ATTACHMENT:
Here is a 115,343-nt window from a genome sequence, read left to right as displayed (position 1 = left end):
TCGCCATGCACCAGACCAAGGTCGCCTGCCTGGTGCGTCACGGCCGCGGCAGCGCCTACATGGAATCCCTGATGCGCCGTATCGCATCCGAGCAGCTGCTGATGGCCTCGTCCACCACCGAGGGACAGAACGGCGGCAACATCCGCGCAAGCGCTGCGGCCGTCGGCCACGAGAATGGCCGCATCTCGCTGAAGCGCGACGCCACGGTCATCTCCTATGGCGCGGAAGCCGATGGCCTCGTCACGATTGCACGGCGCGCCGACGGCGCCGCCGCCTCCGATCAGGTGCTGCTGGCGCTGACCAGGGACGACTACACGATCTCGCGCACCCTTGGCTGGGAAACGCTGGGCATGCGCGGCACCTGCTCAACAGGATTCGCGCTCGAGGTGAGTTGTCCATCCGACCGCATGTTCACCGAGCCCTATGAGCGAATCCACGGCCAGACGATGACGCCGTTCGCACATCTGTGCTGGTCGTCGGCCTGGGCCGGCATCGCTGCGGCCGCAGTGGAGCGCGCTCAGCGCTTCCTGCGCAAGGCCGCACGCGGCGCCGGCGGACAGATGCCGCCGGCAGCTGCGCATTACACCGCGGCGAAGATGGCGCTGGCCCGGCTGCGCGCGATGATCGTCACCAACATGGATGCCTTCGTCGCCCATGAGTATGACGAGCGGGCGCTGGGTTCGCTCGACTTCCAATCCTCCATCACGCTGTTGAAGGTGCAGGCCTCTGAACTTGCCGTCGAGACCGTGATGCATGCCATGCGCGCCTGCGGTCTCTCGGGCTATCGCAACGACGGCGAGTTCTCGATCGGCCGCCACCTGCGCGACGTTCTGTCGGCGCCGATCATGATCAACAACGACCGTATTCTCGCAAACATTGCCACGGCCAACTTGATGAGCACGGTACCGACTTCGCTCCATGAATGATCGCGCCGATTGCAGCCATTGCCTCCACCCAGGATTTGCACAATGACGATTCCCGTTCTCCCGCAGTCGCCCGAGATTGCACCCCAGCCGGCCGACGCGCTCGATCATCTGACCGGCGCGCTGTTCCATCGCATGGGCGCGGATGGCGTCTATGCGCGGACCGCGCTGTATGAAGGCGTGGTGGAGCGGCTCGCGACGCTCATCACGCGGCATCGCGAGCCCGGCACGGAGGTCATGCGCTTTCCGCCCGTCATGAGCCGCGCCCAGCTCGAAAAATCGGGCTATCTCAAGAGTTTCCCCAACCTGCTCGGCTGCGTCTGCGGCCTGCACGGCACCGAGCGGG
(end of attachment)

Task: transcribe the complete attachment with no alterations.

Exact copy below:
Here is a 115,343-nt window from a genome sequence, read left to right as displayed (position 1 = left end):
TCGCCATGCACCAGACCAAGGTCGCCTGCCTGGTGCGTCACGGCCGCGGCAGCGCCTACATGGAATCCCTGATGCGCCGTATCGCATCCGAGCAGCTGCTGATGGCCTCGTCCACCACCGAGGGACAGAACGGCGGCAACATCCGCGCAAGCGCTGCGGCCGTCGGCCACGAGAATGGCCGCATCTCGCTGAAGCGCGACGCCACGGTCATCTCCTATGGCGCGGAAGCCGATGGCCTCGTCACGATTGCACGGCGCGCCGACGGCGCCGCCGCCTCCGATCAGGTGCTGCTGGCGCTGACCAGGGACGACTACACGATCTCGCGCACCCTTGGCTGGGAAACGCTGGGCATGCGCGGCACCTGCTCAACAGGATTCGCGCTCGAGGTGAGTTGTCCATCCGACCGCATGTTCACCGAGCCCTATGAGCGAATCCACGGCCAGACGATGACGCCGTTCGCACATCTGTGCTGGTCGTCGGCCTGGGCCGGCATCGCTGCGGCCGCAGTGGAGCGCGCTCAGCGCTTCCTGCGCAAGGCCGCACGCGGCGCCGGCGGACAGATGCCGCCGGCAGCTGCGCATTACACCGCGGCGAAGATGGCGCTGGCCCGGCTGCGCGCGATGATCGTCACCAACATGGATGCCTTCGTCGCCCATGAGTATGACGAGCGGGCGCTGGGTTCGCTCGACTTCCAATCCTCCATCACGCTGTTGAAGGTGCAGGCCTCTGAACTTGCCGTCGAGACCGTGATGCATGCCATGCGCGCCTGCGGTCTCTCGGGCTATCGCAACGACGGCGAGTTCTCGATCGGCCGCCACCTGCGCGACGTTCTGTCGGCGCCGATCATGATCAACAACGACCGTATTCTCGCAAACATTGCCACGGCCAACTTGATGAGCACGGTACCGACTTCGCTCCATGAATGATCGCGCCGATTGCAGCCATTGCCTCCACCCAGGATTTGCACAATGACGATTCCCGTTCTCCCGCAGTCGCCCGAGATTGCACCCCAGCCGGCCGACGCGCTCGATCATCTGACCGGCGCGCTGTTCCATCGCATGGGCGCGGATGGCGTCTATGCGCGGACCGCGCTGTATGAAGGCGTGGTGGAGCGGCTCGCGACGCTCATCACGCGGCATCGCGAGCCCGGCACGGAGGTCATGCGCTTTCCGCCCGTCATGAGCCGCGCCCAGCTCGAAAAATCGGGCTATCTCAAGAGTTTCCCCAACCTGCTCGGCTGCGTCTGCGGCCTGCACGGCACCGAGCGGG